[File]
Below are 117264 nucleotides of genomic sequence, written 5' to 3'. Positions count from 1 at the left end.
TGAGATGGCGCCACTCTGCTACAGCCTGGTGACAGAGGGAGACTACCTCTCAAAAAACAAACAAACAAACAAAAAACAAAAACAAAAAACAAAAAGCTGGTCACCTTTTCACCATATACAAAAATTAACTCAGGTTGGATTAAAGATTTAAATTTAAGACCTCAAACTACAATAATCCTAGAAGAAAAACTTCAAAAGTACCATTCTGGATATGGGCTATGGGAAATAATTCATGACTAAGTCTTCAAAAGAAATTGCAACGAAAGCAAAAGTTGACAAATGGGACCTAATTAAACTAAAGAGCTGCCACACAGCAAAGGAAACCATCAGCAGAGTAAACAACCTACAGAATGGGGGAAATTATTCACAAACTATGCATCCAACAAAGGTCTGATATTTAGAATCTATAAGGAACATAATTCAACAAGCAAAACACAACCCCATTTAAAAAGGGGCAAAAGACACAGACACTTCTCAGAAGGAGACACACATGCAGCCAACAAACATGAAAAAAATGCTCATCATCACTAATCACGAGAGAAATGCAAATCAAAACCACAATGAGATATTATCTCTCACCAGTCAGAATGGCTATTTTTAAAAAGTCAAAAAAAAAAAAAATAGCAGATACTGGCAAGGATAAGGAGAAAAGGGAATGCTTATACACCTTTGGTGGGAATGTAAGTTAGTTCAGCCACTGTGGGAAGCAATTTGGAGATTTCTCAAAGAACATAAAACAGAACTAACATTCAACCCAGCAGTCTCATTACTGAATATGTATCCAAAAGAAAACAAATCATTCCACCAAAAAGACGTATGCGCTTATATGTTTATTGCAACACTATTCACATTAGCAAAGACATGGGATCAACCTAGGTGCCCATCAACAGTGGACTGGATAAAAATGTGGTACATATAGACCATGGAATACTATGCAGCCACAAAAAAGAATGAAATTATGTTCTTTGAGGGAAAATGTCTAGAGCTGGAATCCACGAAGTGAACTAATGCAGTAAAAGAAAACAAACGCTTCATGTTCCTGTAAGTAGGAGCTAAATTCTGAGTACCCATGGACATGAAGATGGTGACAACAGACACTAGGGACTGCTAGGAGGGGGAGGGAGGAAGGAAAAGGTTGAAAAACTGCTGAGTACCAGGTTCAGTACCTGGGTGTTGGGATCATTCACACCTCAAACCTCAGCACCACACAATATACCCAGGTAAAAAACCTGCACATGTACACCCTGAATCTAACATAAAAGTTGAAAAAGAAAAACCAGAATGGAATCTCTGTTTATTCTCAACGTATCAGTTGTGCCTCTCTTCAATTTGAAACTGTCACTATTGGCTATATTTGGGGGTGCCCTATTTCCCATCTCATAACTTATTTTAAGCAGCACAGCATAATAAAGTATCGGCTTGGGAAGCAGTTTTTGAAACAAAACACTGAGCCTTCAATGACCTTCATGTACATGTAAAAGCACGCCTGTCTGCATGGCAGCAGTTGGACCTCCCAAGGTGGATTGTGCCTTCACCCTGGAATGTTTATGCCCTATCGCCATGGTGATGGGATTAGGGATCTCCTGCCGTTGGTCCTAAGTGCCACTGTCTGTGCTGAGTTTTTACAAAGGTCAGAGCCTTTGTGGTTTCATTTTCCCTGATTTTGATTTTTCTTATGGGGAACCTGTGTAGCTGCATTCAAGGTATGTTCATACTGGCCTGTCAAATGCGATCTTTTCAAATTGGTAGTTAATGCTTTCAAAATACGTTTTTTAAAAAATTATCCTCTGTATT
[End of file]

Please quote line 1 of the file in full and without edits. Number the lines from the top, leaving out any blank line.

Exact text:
Below are 117264 nucleotides of genomic sequence, written 5' to 3'. Positions count from 1 at the left end.